Sometimes, Hope Is All You Have

Sometimes, Hope Is All You Have

When you become a mom, right away you make a promise to do everything possible to protect your children, to save them from any harm that might come to them.  I have three children whom I love very much.  I started out really thinking I was doing a good job.  However, I failed one.   You see, my oldest is a heroin addict.  We have lost her to the dark world of drugs and there is nothing I can do about it, but I am not giving up on her.

I am not sure when my daughter first started using drugs, or maybe I did and just couldn’t bring myself to believe, that was what was going on.  She knew better, came from a good, loving home.  Drugs only affected “bad” people, or so we foolishly thought.  Drugs are sneaky, preying on the weak, people with money, people without money.  Drugs make promises of a freedom you wouldn’t get anywhere else.  Drugs know no race, religion, gender, or age.  All it knows, is it has a new victim.  All family and friends can do is keep hope, and not give up.    Oh, we fought at first.  For years we sought help from doctors, counselors, therapist and psychiatrist.  My daughter has been in rehab too many times to count, and has even spent years in and out of jail.  We lost and the drugs won, but I finally realize the fight is not mine.

I spent many years trying to figure out what I had done wrong.  I agonized many a night after everyone had gone to bed as to why I could not help her.  I was failing as a mother and all I could do was sit back and watch it happen.  But I never gave up hope.  My daughter moved out when she was a senior in high school.  She has been home and gone again after “drying out” many times since.  It has been an up and down battle most of her young, adult life.  She breaks my heart.  She should be enjoying life, but instead I will get a phone call from a stranger telling me that they found her staggering down the streets. She is nothing but skin and bones.  They wanted to help, but all they could do was get to her phone, found “mom” and called.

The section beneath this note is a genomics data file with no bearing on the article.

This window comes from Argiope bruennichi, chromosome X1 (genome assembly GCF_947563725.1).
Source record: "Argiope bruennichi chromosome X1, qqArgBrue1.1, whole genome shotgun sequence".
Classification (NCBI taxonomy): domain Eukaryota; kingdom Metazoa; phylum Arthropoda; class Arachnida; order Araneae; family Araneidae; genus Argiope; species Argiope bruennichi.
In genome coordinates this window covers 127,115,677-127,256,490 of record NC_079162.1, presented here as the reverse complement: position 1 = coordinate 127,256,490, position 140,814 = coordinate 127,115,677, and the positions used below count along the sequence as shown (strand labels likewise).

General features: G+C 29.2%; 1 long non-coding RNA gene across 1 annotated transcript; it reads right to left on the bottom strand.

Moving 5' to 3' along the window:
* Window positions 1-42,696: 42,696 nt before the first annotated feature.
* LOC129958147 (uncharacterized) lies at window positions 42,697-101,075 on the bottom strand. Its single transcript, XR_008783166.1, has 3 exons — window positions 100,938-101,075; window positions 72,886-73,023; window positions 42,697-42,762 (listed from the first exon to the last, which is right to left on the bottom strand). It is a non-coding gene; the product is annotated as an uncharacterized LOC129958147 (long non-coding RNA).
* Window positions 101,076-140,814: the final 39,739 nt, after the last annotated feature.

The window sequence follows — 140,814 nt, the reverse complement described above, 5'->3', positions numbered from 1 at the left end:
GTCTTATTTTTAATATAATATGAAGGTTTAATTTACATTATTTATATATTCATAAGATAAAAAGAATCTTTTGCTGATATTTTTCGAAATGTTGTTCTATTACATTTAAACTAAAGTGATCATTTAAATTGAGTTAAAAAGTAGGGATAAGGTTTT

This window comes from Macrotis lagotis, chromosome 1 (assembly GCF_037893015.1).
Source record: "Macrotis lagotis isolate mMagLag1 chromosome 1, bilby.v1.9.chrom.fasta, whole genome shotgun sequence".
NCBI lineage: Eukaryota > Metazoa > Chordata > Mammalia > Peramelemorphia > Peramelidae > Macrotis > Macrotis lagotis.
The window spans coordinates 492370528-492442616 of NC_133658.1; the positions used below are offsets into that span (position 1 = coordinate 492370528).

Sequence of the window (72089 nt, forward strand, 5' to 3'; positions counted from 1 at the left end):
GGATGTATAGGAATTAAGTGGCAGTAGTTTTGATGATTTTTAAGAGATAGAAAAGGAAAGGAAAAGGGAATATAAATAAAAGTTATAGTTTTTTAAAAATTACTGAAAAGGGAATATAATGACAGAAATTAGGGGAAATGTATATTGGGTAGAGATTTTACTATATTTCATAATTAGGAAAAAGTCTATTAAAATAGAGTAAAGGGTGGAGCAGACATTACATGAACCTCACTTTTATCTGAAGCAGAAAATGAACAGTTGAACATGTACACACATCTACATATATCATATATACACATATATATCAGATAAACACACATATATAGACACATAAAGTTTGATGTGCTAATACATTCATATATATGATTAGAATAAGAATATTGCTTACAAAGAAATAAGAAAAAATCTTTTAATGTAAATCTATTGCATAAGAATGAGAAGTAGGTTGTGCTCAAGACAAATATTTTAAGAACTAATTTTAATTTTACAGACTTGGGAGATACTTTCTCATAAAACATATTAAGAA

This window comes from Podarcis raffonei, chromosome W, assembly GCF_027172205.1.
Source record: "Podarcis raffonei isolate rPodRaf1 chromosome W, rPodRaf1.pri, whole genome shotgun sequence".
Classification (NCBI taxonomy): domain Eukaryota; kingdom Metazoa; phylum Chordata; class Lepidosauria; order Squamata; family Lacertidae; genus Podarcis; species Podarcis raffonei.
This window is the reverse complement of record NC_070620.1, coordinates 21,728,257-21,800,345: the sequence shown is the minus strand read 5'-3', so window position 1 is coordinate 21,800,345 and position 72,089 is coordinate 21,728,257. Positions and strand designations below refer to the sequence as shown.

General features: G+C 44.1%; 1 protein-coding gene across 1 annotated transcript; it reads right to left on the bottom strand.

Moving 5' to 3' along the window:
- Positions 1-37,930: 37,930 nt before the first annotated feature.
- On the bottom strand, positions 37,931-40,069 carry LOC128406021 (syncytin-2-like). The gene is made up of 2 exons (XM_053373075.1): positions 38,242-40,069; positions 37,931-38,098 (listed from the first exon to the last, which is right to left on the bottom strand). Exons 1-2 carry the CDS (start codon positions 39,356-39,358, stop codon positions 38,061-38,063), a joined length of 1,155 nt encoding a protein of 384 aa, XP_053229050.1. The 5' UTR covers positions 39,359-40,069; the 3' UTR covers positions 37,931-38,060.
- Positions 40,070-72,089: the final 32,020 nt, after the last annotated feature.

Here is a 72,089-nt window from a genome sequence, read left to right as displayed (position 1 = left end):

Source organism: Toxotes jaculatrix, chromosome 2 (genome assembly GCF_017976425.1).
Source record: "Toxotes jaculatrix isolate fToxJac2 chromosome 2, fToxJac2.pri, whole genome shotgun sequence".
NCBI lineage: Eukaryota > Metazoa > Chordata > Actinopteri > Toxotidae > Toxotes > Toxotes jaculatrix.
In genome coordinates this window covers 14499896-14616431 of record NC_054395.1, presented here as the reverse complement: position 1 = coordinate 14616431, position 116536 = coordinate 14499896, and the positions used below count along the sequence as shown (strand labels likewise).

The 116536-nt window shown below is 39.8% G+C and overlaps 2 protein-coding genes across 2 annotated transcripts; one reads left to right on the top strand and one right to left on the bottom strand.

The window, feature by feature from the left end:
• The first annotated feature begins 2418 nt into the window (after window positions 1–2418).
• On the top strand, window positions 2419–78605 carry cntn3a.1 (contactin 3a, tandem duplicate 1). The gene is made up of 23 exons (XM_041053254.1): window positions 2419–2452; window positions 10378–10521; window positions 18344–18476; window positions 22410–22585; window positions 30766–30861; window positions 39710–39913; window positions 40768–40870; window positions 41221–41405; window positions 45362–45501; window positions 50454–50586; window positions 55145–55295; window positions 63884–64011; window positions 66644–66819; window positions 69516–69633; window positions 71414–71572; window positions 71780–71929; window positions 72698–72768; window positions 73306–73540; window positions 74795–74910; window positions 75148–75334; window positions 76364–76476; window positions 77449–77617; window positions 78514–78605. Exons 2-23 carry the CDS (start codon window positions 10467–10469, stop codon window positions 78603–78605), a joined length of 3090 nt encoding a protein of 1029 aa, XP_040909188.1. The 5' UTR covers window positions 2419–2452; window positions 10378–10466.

I believe that sometimes hope is all you have.  But even if it’s all you have, hope can be so strong.   My daughter is 29 and as of today we do not know where she is or who she is with.  We have not seen her since this past July.  My youngest keeps up with her on face book.  She lets her know we love her and think of her often.  This past Thanksgiving was the first without her, Christmas will probably be the same.   She has a seven year old that my husband and I are raising and have been since he was born.  He is such a blessing and his smile is a constant reminder of his mother, and the good times when she was healthier.  My husband and I talk to him about her a lot, pray together for her more, but it’s the hope that is the strongest and what we hang onto the most.  She knows we love her.  She knows where are, and where we stand.  She knows we are here waiting for her to come back to us, full of the hope that one day she will.